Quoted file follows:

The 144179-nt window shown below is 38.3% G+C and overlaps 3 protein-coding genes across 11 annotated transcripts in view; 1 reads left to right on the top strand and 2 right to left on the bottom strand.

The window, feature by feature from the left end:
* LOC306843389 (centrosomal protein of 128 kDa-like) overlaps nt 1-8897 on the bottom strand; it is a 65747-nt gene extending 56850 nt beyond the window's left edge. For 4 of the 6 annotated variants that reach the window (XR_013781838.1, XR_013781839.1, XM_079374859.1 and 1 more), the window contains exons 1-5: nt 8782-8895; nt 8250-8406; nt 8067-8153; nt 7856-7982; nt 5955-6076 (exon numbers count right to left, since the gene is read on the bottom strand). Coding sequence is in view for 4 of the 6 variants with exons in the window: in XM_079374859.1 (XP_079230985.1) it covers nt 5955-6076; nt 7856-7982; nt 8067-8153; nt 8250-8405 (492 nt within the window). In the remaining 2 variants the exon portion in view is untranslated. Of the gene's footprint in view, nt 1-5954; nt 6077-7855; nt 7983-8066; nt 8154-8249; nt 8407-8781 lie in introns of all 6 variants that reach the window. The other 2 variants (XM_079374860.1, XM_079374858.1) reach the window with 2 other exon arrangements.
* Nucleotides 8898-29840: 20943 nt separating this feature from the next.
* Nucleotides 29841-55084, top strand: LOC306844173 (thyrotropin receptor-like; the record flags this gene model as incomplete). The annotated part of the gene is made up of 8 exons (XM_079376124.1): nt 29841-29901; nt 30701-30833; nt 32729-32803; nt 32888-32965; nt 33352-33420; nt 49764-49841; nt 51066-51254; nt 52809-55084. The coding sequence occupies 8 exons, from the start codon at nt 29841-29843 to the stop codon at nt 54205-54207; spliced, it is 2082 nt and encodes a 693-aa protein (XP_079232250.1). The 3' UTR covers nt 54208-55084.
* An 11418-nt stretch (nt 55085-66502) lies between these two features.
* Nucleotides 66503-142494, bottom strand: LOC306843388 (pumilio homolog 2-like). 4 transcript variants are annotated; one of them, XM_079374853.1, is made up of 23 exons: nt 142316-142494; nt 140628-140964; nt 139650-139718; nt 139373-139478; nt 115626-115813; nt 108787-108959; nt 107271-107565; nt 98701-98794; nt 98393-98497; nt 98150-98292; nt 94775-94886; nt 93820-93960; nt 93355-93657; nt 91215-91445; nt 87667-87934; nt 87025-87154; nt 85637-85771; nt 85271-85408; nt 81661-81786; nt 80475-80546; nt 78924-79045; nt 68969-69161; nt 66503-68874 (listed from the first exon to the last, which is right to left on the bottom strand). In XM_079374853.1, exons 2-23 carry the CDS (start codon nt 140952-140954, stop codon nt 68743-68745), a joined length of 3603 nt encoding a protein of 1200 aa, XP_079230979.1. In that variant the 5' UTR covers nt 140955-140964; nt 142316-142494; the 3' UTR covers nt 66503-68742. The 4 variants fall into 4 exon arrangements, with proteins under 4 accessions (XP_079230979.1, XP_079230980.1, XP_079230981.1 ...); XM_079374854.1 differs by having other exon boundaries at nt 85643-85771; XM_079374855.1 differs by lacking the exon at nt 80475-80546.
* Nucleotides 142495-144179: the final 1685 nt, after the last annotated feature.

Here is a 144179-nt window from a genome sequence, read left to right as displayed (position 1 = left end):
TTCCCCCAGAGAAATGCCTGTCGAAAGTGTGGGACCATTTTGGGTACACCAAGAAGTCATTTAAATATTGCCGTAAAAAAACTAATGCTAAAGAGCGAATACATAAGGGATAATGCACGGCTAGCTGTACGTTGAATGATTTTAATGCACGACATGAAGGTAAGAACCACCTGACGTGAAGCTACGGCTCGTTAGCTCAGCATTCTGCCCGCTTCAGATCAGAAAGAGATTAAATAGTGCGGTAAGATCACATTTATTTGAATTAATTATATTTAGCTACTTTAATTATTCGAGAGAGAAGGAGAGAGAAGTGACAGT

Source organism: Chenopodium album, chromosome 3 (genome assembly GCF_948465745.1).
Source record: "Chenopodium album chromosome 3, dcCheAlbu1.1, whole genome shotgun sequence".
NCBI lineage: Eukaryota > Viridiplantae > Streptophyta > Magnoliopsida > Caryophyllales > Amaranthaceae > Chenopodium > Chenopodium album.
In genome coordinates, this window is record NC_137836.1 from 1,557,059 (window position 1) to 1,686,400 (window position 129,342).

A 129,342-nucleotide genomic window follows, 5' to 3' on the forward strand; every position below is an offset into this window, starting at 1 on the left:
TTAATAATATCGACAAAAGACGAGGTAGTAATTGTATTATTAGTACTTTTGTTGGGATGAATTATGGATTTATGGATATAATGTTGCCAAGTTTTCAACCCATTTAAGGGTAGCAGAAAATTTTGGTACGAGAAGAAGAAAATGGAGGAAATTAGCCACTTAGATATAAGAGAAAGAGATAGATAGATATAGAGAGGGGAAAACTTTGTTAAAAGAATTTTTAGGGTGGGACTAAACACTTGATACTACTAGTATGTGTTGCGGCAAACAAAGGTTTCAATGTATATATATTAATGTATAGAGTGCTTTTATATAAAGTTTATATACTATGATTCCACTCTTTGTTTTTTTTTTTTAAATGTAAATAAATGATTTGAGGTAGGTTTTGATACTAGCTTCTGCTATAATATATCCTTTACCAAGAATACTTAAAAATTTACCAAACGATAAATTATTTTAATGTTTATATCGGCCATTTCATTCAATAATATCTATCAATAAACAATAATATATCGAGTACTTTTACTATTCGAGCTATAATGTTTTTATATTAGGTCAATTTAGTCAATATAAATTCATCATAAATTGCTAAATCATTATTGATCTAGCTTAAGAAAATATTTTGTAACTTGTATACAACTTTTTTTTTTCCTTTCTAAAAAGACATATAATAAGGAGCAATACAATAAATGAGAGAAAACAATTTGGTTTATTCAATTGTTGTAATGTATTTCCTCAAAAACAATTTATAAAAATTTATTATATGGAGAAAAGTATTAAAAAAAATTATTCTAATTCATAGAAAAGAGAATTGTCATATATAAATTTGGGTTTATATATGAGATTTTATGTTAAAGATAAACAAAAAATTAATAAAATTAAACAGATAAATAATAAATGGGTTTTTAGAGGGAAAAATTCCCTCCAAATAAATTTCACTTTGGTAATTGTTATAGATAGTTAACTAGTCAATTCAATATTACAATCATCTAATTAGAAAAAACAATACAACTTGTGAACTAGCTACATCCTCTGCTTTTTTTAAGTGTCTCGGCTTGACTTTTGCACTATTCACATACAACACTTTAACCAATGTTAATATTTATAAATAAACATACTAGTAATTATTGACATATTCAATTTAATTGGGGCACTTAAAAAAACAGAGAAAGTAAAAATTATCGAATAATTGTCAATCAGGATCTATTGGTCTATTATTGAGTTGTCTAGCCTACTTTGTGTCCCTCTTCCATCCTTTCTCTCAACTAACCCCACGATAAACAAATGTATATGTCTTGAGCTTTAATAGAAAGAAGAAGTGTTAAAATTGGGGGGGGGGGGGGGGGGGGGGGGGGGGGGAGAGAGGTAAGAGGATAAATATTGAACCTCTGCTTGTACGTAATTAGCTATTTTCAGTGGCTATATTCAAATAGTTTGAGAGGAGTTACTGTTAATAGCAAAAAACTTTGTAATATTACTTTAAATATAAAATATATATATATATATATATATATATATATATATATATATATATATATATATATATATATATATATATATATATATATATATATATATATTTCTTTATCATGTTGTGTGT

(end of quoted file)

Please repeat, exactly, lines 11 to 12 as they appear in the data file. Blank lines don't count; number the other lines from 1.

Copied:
Source organism: Chenopodium album, chromosome 3 (genome assembly GCF_948465745.1).
Source record: "Chenopodium album chromosome 3, dcCheAlbu1.1, whole genome shotgun sequence".